The other important thing to do is network, network, network.

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Old 11-15-2005, 12:04 AM
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Looking through some of your previous post it seems you may have worked at Westair, a few other places then AA. After being furloughed you moved overseas to Emirates and are now flying Captain on the 777 (congrats). I currrently work with some guys that are also furloughed from AA, and they believe that if staffing numbers stay the same, that everyone should be recalled by 2010 based on retirements and medical early outs. Would you leave your current postion to come back to AA?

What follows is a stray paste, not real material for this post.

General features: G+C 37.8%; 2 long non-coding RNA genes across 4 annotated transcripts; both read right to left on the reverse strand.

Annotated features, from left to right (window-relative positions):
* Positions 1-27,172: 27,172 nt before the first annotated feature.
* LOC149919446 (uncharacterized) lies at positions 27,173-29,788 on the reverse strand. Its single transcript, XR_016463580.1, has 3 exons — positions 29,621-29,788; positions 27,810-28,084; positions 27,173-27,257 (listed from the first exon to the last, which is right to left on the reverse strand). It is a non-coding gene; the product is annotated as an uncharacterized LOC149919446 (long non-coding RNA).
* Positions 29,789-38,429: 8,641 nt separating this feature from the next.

I'll agree with something else you mentioned-- the 1000 PIC turbine. I've flown with several furloughed TWA/AA and United guys that don't have the 1000 hours and wish they did. I woudn't ever leave a position where you are building PIC turbine until you reach that 1000 hours.
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Old 11-15-2005, 07:36 AM
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Originally Posted by Utah

I currrently work with some guys that are also furloughed from AA, and they believe that if staffing numbers stay the same, that everyone should be recalled by 2010 based on retirements and medical early outs. Would you leave your current postion to come back to AA?
I know some people who believe there will be another hiring boom within the next 5-10 years, some believe even sooner. I tend to agree. Even though
the industry is seeing some bad times, my view is that it has seen bad times before. Each time it has 'boomed' again. This is part of the reason for my question about building turbine PIC, and my scenario of the better route to building it sooner.